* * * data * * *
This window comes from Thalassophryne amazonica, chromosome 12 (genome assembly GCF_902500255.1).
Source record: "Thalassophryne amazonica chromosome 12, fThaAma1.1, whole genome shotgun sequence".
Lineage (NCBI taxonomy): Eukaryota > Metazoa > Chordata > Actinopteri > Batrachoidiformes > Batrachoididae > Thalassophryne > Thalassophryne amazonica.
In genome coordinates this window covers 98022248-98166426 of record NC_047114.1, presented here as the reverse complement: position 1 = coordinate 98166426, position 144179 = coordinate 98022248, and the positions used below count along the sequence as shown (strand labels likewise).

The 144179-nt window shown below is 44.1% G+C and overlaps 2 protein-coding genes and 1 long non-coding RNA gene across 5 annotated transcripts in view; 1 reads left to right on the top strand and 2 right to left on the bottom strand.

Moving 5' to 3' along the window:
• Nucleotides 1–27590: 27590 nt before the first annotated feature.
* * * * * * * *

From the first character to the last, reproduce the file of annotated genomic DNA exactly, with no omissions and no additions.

This window comes from Thalassophryne amazonica, chromosome 12 (genome assembly GCF_902500255.1).
Source record: "Thalassophryne amazonica chromosome 12, fThaAma1.1, whole genome shotgun sequence".
Lineage (NCBI taxonomy): Eukaryota > Metazoa > Chordata > Actinopteri > Batrachoidiformes > Batrachoididae > Thalassophryne > Thalassophryne amazonica.
In genome coordinates this window covers 98022248-98166426 of record NC_047114.1, presented here as the reverse complement: position 1 = coordinate 98166426, position 144179 = coordinate 98022248, and the positions used below count along the sequence as shown (strand labels likewise).

The 144179-nt window shown below is 44.1% G+C and overlaps 2 protein-coding genes and 1 long non-coding RNA gene across 5 annotated transcripts in view; 1 reads left to right on the top strand and 2 right to left on the bottom strand.

Moving 5' to 3' along the window:
• Nucleotides 1–27590: 27590 nt before the first annotated feature.